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Coral recovery during a prolonged heatwave offers new hope

Researchers tracked coral colonies on reefs during an El Niño

Marine biologist Julia Baum sampling coral colonies at Kiritimati (Christmas Island).

Marine biologist Julia Baum sampling coral colonies at Kiritimati (Christmas Island).


December 22, 2020

Some corals managed to survive a globally unprecedented heatwave, report scientists in a study that provides hope for the long-term survival of coral reefs.

"The devastating effects of climate change on coral reefs are well-known," said Julia Baum of the University of Hawai‘i at Mānoa, senior author of the study. "Finding ways to boost coral survival through marine heatwaves is crucial if reefs are to endure the coming decades of climate change."

Published in Nature Communications, the study reports discoveries made by researchers as they tracked hundreds of coral colonies on reefs around Kiritimati (also known as Christmas Island), through the 2015-2016 El Niño. Heat stress from the El Niño triggered a global coral bleaching event, causing coral mortality on reefs around the world. Its epicenter was Kiritimati, where the heatwave lasted an unprecedented 10 months.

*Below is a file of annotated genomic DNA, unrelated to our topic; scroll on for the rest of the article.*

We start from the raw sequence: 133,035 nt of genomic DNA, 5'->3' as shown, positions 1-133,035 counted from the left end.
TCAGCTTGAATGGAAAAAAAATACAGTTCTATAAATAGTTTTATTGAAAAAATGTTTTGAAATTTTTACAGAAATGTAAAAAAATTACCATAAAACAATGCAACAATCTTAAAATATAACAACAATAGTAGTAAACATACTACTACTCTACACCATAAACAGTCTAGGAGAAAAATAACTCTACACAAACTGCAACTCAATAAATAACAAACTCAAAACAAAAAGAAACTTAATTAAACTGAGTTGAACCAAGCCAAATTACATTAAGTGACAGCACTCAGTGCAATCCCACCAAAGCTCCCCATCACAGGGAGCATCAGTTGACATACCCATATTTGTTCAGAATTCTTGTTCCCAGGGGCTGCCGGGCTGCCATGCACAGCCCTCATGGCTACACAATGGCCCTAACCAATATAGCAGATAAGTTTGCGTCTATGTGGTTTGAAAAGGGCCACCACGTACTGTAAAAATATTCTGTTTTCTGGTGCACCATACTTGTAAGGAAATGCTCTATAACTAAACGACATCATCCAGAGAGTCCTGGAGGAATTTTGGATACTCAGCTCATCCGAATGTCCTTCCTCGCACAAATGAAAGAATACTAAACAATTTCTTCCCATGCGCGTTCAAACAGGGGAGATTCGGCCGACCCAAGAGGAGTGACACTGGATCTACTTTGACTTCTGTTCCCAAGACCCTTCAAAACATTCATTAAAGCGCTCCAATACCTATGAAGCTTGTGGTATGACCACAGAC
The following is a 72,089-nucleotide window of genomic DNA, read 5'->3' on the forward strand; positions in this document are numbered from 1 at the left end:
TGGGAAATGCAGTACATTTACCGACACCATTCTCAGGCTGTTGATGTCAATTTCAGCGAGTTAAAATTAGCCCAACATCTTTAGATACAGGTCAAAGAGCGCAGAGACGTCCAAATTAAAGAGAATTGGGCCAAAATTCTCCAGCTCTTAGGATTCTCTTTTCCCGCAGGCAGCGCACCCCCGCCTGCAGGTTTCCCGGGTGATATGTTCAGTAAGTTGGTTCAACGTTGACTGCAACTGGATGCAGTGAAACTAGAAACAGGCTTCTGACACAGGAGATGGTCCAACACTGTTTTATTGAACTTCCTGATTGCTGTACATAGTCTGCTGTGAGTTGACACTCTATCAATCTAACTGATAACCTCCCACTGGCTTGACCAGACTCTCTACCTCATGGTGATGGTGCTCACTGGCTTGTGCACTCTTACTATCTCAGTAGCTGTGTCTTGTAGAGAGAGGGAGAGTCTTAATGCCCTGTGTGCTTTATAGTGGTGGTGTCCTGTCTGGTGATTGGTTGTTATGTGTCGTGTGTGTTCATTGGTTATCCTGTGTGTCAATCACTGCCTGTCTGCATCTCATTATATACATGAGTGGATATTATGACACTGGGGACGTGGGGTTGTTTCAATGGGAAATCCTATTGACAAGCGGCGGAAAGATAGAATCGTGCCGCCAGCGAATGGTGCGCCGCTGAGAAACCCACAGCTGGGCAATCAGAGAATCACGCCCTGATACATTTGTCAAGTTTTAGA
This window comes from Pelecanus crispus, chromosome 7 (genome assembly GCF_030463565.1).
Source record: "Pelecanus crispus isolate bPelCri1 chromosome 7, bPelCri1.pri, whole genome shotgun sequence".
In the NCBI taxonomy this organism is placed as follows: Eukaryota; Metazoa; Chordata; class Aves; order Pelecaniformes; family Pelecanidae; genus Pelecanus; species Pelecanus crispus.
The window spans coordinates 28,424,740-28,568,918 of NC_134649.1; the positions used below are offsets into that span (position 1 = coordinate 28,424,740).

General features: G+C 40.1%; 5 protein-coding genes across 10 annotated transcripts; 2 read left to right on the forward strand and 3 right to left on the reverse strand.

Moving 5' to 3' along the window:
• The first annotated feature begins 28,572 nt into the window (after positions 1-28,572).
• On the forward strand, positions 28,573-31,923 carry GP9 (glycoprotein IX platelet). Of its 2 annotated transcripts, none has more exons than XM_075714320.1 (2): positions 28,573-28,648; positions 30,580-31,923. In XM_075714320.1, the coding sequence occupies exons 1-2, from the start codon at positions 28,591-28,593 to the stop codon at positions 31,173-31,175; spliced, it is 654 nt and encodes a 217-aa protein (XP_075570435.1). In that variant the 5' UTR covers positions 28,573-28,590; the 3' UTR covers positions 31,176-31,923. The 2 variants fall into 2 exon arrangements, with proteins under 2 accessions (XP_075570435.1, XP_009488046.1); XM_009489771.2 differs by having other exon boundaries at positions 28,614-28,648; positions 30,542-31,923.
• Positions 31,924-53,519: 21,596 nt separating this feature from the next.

Corals are sensitive to the temperature of the surrounding waters. During a heatwave, corals release the microscopic algae that live in their tissues, causing the corals to turn completely white, a phenomenon known as coral bleaching. Prolonged bleaching often causes corals to die from starvation as the microscopic algae provide sugars that support their coral hosts. If the corals can reclaim their food source within a few weeks, they can usually recover.

To date, coral recovery from bleaching has only been observed after heat stress subsides. "Observing corals recovering from bleaching while still in hot waters is a game-changer," said Baum.

Added Daniel Thornhill, a program officer in NSF’s Division of Ocean Sciences, "During this hot temperature recovery, the corals changed the kind of symbiotic algae they host to a more heat-tolerant species. It’s an amazing example of recovery."

Baum adds that corals only exhibited this capacity if they were not also exposed to other types of human-caused stresses, such as water pollution. Until now, it’s been unclear if local reef management could help improve corals’ chances of surviving climate change.

"We’ve found a glimmer of hope that protection from local stressors can help corals," said Baum.

The research was partially supported by a U.S. National Science Foundation grant.

--  NSF Public Affairs, (703) 292-7090 researchnews@nsf.gov